For many of these companies, being right has proved far more important than being first. You don't have to invent a product if you can figure out how the market will develop and position your company to take advantage of it. Consider how Compaq outdistanced its competition. When IBM unveiled its PC, Compaq was among dozens of startups that jumped into the market with compatible products. The young company became a master of what management writer Peter Drucker calls ''creative imitation, or entrepreneurial judo.'' The advantage of the strategy, says Drucker, is that ''by the time the creative imitator moves, the market has been established and the new venture has been accepted. Indeed, there is usually more demand for it than the original innovator can supply.'' Compaq's founders quickly hit upon two key tactics to differentiate themselves from the crowd. One was their now famous portable computer, which was an instant hit. Sales of the luggable machines topped $111 million in 12 months. Less known but just as crucial was Compaq's decision to develop strong relationships with computer retailers, then a new and unproven part of the industry. From the start Compaq realized that the retailers were key and that store shelf space would became scarce real estate. Unlike many of its competitors, including Apple and IBM, Compaq never tried to compete with retailers by selling its machines directly to large customers. Compaq offered key dealers exclusive franchises and attractive margins and won the distribution battle. Today one of every six personal computers sold by dealers is a Compaq. At 25%, its share of market revenues is second only to IBM's 30%. Businessland, the fast-growing six-year-old computer retailer based in San Jose, California, was also a latecomer. Like dozens of other entrepreneurs, Businessland co-founder Dave Norman looked at the proliferation of personal computer products and concluded that customers would never be content to shop directly with just one manufacturer. They would want to pick and choose and would want unbiased advice. The insight was hardly unique and Norman knew he would have to offer something more. His answer was to create service-oriented stores geared to small business customers. While that approach seems obvious now, it was not so clear at the dawn of the personal computer era, when the home market was thought to be king. Even Norman didn't fully understand that his concept was just as appealing to large companies as to small ones. This year, with some 70% of its business coming from FORTUNE 500 customers, Businessland expects revenues to approach $1 billion. In the booming market for technical workstations, Sun Microsystems executed a brilliant strategy to seize the industry lead. Sun not only started late, in 1982, but it also faced a prosperous and entrenched competitor: Apollo Computer of Chelmsford, Massachusetts. Apollo pioneered workstations -- desktop machines connected to a powerful central unit and to each other -- and the company made no secret of its intention to dominate the business. Moreover, Sun's founders were well aware that workstation customers were leery of doing business with a startup. The solution: Design and build muscular but inexpensive computers that were compatible with the competition's products. That way a customer could fit Sun's computers into existing installations with virtually no risk. BUT THE REAL SECRET to Sun's astonishing performance lay in its founders' ability to convert what appeared to be a glaring weakness into a strategic asset. The young company was so financially strapped that it could not afford to design the specialized electronic circuitry considered essential in building a high-performance workstation. Sun's founders realized that in the fast-paced computer industry, custom-built components were becoming obsolete in months. By using off-the-shelf parts, Sun could take advantage of technological breakthroughs as soon as they reached the market. The approach has enabled the company to double the computing speed of its workstations every year. Sun is an example of what Raymond Miles, dean of the University of California business school at Berkeley, calls the ''designer company,'' in which the presiding genius concentrates on key innovations and contracts out for all sorts of parts and services a more mature company would supply in- house. The designer approach worked for real-life designer Liz Claiborne. She and the three other founders of Liz Claiborne Inc. are all garment industry veterans. They spotted their opportunity in 1976. Says co-founder and vice chairman Jerry Chazen: ''We knew we wanted to clothe women in the work force. We saw a niche where no pure player existed. What we didn't know was how many customers were out there.'' Clothes designers had not fully exploited one of the most profound demographic changes in the postwar era: Women baby- boomers were flooding the labor market. Liz Claiborne's founders made two other instinctive decisions that stimulated the company's rapid growth. They decided not to build their own manufacturing plants or to field a traveling sales force. Both moves disregarded conventional industry wisdom, yet turned out to be pivotal. Lack of factories increased costs but gave the company more production flexibility than any competitor. The absence of a road force impelled the company to focus on winning orders from large department stores and specialty retailers, whose buyers were accustomed to traveling to New York. With practically no overhead, Liz Claiborne was perfectly positioned for rapid growth when sales took off. Charles Lazarus saw the same social phenomenon, the working woman, but a different opportunity. He founded Toys ''R'' Us on the premise that ''when Mama went back to work, department stores were dead.'' He reasoned that working women wanted a store where they could shop for their children quickly, easily, and cheaply. Unlike department stores, which count on the rapid turnover of a limited number of items, Toys ''R'' Us offers a warehouse full of playthings. Says Lazarus: ''We don't want to decide which toys you should buy. We offer everything. And we make it easy for you to toss some crayons and coloring books into your cart.'' Toys ''R'' Us operates 350 stores, and sales last year topped $3.1 billion. Reebok co-founder Paul Fireman experienced a different revelation. ''There was a social change going on that nobody had noticed,'' he says. ''We realized that the aerobics craze was for real and that there was a huge untapped market of women seeking both comfort and style. The industry was only focused on jogging shoes. It wasn't growing with the customer.'' That realization brought Reebok 20 million customers that its competitors had overlooked. And what customers -- instead of one set of sneakers, they often bought four or more colorful pairs of Reeboks. Sales jumped from $13 million in 1983 to $1.4 billion by the end of 1987. A confluence of social forces turned Sol Price's warehouse club idea into a winner. By the late Seventies mass marketing had made consumers more selective; for many familiar items they didn't want advice, they just wanted a bargain. Then steep inflation made that desire urgent, and the California entrepreneur's Price Club took off.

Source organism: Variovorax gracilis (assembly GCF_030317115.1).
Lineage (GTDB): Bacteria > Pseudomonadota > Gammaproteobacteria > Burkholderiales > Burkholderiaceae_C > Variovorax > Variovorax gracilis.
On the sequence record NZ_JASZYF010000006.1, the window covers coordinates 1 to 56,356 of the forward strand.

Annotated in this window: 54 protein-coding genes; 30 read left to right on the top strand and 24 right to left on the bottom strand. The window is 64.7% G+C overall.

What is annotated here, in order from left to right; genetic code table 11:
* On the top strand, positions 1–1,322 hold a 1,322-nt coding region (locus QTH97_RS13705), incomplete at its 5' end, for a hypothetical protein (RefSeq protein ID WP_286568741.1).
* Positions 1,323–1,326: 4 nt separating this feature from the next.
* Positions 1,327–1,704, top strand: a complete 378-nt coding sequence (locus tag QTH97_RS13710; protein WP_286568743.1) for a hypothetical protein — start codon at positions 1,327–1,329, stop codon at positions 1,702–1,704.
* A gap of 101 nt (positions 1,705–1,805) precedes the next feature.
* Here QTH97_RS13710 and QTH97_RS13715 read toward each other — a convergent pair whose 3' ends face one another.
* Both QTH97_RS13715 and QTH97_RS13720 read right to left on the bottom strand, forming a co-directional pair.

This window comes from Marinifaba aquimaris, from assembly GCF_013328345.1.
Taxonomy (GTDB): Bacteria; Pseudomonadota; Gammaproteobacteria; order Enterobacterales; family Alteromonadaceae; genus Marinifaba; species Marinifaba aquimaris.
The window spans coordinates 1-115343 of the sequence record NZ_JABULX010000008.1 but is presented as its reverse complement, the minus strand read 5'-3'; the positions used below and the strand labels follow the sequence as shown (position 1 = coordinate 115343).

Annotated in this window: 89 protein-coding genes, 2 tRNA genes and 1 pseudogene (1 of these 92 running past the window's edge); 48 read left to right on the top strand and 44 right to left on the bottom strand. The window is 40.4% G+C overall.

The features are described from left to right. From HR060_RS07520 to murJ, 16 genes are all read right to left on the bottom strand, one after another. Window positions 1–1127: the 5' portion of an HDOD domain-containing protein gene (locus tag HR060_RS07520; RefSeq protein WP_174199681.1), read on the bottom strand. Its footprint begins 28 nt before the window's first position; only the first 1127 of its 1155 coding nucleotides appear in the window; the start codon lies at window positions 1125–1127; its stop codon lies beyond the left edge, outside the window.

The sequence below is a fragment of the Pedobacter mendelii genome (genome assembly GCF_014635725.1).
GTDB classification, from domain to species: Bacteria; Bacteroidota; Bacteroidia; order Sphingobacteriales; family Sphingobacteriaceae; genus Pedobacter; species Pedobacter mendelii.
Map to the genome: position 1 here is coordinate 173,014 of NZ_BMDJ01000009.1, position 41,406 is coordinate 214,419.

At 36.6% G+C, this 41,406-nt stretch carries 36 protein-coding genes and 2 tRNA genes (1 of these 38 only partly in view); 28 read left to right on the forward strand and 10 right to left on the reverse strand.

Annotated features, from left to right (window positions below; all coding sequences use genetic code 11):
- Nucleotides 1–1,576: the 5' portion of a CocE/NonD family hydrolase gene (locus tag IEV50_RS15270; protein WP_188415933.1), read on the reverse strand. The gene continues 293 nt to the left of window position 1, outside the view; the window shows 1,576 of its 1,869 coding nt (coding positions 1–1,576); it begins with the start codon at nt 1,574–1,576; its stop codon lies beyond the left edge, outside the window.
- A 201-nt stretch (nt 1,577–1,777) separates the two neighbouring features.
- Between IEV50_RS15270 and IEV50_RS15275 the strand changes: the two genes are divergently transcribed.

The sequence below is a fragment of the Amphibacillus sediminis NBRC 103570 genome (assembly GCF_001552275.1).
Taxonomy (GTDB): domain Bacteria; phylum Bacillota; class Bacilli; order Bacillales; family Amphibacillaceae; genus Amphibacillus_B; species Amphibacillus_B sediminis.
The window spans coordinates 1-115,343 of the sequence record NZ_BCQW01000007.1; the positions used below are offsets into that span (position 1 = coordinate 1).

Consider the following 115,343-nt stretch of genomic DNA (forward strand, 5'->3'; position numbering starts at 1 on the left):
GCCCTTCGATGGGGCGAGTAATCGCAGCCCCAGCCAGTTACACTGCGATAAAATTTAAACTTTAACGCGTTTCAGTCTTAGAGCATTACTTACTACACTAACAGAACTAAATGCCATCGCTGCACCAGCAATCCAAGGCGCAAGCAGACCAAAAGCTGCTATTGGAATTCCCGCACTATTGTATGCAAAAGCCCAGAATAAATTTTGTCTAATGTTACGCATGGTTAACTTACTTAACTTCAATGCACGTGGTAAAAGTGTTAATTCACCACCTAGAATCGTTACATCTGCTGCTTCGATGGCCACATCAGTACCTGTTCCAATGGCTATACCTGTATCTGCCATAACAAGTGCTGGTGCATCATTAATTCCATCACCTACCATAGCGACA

Its strategy is brutally simple: Provide incredibly low prices, low enough to undersell not only other discounters like K mart and Wal-Mart, but even many wholesale distributors. At huge, no-frills, cash-and-carry warehouses, Price sells cases, cartons, and pallets of products. The aisles are wide enough for stock boys to replenish inventory with forklifts and for shoppers to load their purchases onto flatbed carts. Last year some two million individuals and small businesses paid $25 just for the privilege of shopping at a Price Club. Total sales: $3.3 billion. SUPERGROWING companies almost inevitably face a challenge that threatens to drag them under: transforming themselves in a few months or years from exuberant startups to corporate giants that need procedures and structure to stay efficient. Unfettered entrepreneurialism was probably crucial to the early success, but channeling it in an organized way eventually becomes just as important. Otherwise, says Richard Cavanagh, dean of Harvard's Kennedy School of Government, these companies ''essentially become day-care centers for adults. People Express is a good example. They had great esprit, but they never got it under control.'' The opposing risk is that organization and control will crush the unique attributes that propelled the company. In the worst cases, writes Cavanagh in a book he coauthored, The Winning Performance, ''Opportunities for breakdowns and malfunction multiply. Layers of organization can add drastically to response time. Functional specialization can lead to major problems of coordination and control: Is manufacturing really providing what sales is selling at the time it was promised? Systems may fail to monitor costs that get out of line. Leaders may lose their in-depth understanding of business dynamics or even their fundamental zeal. People throughout the company may lose their motivation and morale, adopting a nine-to-five mentality.'' To avoid creeping bureaucracy, the founders of fast-growing companies try to push decision-making down to line managers. That's no problem for retailers like Toys ''R'' Us, Businessland, and Price, which regard each store as a business unto itself. Says Lazarus of Toys ''R'' Us: ''No matter how big we get, the key unit in this company is the store. We want our store managers to take the business home in their stomach. We want them to think that their store is the only store in the world. We reward them with bonuses and stock options, and we've made a lot of millionaires.'' REEBOK DEALT with its unwieldy size by creating five separate product divisions. The moves came just in time to avert chaos. When the company expanded to market eight different lines of shoes, most of its 2,200 employees had less than two years' experience at Reebok. They needed better supervision -- and so did veterans of the freewheeling early days who never worried about anything except what the competition was up to. Co-founder Fireman recalls, ''We had to teach our Roman legions how to operate in a time of peace.'' Lack of organization nearly led to disaster in 1986, when Reebok jumped into the sportswear business. Practically overnight clothing sales reached $39 million. Says company president C. Joseph LaBonte: ''The brand was so damn hot that anything we put on the racks just blew out of there. But we didn't know what we were doing. The product quality was not high. The good news was that our distribution was so bad that we didn't ruin ourselves. Most of the clothes never reached the shelves in time for the holiday sales. We eventually * destroyed the rest.'' LaBonte, who was brought in to clean up the mess, slashed the size of the apparel group by 50%. ''Now we are setting up an infrastructure so we don't have to panic all the time,'' he says. How much structure does a growing giant need? The contrasting examples of Compaq and Sun make that question hard to answer. Most of the billion-dollar kids have navigated on the fly, imposing organization only when forced by circumstance. Compaq is the remarkable exception. If IBM is the Zeus of the personal computer industry, Compaq is the Pallas Athena, springing to life full-blown in a suit of armor. From the beginning, Compaq's founders -- all Texas Instruments veterans -- have tried to leave nothing to chance.